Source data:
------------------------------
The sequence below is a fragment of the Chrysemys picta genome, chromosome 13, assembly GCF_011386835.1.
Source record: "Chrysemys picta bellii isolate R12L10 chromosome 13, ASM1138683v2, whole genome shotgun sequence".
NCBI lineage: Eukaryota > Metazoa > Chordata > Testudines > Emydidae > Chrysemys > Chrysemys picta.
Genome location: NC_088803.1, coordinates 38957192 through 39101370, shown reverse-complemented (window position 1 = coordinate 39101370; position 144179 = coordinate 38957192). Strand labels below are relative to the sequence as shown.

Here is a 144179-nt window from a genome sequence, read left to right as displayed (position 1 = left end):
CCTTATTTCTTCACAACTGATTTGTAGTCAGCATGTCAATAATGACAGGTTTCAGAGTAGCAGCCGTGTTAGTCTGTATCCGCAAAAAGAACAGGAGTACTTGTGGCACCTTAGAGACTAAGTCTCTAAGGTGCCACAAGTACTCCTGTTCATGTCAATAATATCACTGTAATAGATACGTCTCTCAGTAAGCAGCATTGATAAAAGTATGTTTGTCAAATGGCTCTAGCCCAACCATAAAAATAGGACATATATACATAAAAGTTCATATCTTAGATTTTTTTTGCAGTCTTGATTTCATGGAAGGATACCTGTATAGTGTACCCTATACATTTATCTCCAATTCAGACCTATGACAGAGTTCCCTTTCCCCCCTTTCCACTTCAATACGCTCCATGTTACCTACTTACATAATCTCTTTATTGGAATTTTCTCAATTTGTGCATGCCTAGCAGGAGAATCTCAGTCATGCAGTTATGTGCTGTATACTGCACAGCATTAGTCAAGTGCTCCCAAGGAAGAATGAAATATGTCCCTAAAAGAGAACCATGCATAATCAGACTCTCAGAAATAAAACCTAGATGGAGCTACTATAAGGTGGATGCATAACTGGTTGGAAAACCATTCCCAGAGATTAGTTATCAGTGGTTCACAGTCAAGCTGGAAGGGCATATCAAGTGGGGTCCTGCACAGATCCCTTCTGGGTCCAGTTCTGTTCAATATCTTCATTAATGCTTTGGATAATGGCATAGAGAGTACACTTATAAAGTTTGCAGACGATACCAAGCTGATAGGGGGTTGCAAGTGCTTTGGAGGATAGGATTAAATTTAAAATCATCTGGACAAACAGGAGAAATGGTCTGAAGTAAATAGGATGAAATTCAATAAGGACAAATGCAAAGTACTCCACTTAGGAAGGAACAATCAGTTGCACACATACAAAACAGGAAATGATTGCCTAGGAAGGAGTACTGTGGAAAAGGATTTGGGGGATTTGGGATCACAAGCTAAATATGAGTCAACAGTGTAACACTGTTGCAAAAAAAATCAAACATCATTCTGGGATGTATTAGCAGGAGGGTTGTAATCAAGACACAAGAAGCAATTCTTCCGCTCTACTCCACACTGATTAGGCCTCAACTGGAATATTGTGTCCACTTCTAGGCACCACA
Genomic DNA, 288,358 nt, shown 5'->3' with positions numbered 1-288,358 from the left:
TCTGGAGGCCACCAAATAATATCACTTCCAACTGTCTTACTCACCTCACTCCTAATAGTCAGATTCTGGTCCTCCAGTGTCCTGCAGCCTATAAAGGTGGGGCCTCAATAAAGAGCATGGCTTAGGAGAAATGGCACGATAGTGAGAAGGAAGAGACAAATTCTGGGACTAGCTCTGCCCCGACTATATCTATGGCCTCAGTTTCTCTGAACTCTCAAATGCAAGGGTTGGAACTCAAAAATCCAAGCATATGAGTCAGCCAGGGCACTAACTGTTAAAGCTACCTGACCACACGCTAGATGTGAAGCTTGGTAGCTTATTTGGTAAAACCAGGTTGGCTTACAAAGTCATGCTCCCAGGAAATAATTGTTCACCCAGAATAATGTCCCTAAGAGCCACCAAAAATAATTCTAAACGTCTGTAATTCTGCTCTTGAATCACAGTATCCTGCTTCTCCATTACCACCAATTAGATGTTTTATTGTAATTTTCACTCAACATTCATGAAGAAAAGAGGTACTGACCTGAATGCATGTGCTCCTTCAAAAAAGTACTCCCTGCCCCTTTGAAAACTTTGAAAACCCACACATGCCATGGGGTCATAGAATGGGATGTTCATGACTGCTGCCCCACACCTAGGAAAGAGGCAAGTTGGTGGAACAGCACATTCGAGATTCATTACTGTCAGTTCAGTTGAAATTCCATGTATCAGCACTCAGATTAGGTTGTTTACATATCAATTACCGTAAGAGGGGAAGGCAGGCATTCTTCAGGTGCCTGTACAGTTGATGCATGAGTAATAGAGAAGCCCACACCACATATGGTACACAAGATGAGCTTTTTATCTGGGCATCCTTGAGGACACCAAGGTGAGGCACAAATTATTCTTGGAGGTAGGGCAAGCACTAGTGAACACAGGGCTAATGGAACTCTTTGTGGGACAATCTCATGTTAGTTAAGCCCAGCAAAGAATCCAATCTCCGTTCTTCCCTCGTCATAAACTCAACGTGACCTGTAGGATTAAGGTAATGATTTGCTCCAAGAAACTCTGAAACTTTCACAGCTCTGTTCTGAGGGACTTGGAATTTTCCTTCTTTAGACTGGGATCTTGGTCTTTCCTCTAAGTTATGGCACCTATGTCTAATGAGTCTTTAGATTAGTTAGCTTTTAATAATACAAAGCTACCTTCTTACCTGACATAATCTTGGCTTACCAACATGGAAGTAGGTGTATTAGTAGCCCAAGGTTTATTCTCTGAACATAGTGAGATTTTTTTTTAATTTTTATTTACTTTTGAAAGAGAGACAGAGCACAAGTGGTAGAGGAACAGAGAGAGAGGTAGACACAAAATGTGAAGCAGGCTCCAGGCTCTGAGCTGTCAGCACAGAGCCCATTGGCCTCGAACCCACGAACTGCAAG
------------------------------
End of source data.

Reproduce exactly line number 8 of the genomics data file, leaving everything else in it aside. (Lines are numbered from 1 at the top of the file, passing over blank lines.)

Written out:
TCTGGAGGCCACCAAATAATATCACTTCCAACTGTCTTACTCACCTCACTCCTAATAGTCAGATTCTGGTCCTCCAGTGTCCTGCAGCCTATAAAGGTGGGGCCTCAATAAAGAGCATGGCTTAGGAGAAATGGCACGATAGTGAGAAGGAAGAGACAAATTCTGGGACTAGCTCTGCCCCGACTATATCTATGGCCTCAGTTTCTCTGAACTCTCAAATGCAAGGGTTGGAACTCAAAAATCCAAGCATATGAGTCAGCCAGGGCACTAACTGTTAAAGCTACCTGACCACACGCTAGATGTGAAGCTTGGTAGCTTATTTGGTAAAACCAGGTTGGCTTACAAAGTCATGCTCCCAGGAAATAATTGTTCACCCAGAATAATGTCCCTAAGAGCCACCAAAAATAATTCTAAACGTCTGTAATTCTGCTCTTGAATCACAGTATCCTGCTTCTCCATTACCACCAATTAGATGTTTTATTGTAATTTTCACTCAACATTCATGAAGAAAAGAGGTACTGACCTGAATGCATGTGCTCCTTCAAAAAAGTACTCCCTGCCCCTTTGAAAACTTTGAAAACCCACACATGCCATGGGGTCATAGAATGGGATGTTCATGACTGCTGCCCCACACCTAGGAAAGAGGCAAGTTGGTGGAACAGCACATTCGAGATTCATTACTGTCAGTTCAGTTGAAATTCCATGTATCAGCACTCAGATTAGGTTGTTTACATATCAATTACCGTAAGAGGGGAAGGCAGGCATTCTTCAGGTGCCTGTACAGTTGATGCATGAGTAATAGAGAAGCCCACACCACATATGGTACACAAGATGAGCTTTTTATCTGGGCATCCTTGAGGACACCAAGGTGAGGCACAAATTATTCTTGGAGGTAGGGCAAGCACTAGTGAACACAGGGCTAATGGAACTCTTTGTGGGACAATCTCATGTTAGTTAAGCCCAGCAAAGAATCCAATCTCCGTTCTTCCCTCGTCATAAACTCAACGTGACCTGTAGGATTAAGGTAATGATTTGCTCCAAGAAACTCTGAAACTTTCACAGCTCTGTTCTGAGGGACTTGGAATTTTCCTTCTTTAGACTGGGATCTTGGTCTTTCCTCTAAGTTATGGCACCTATGTCTAATGAGTCTTTAGATTAGTTAGCTTTTAATAATACAAAGCTACCTTCTTACCTGACATAATCTTGGCTTACCAACATGGAAGTAGGTGTATTAGTAGCCCAAGGTTTATTCTCTGAACATAGTGAGATTTTTTTTTAATTTTTATTTACTTTTGAAAGAGAGACAGAGCACAAGTGGTAGAGGAACAGAGAGAGAGGTAGACACAAAATGTGAAGCAGGCTCCAGGCTCTGAGCTGTCAGCACAGAGCCCATTGGCCTCGAACCCACGAACTGCAAG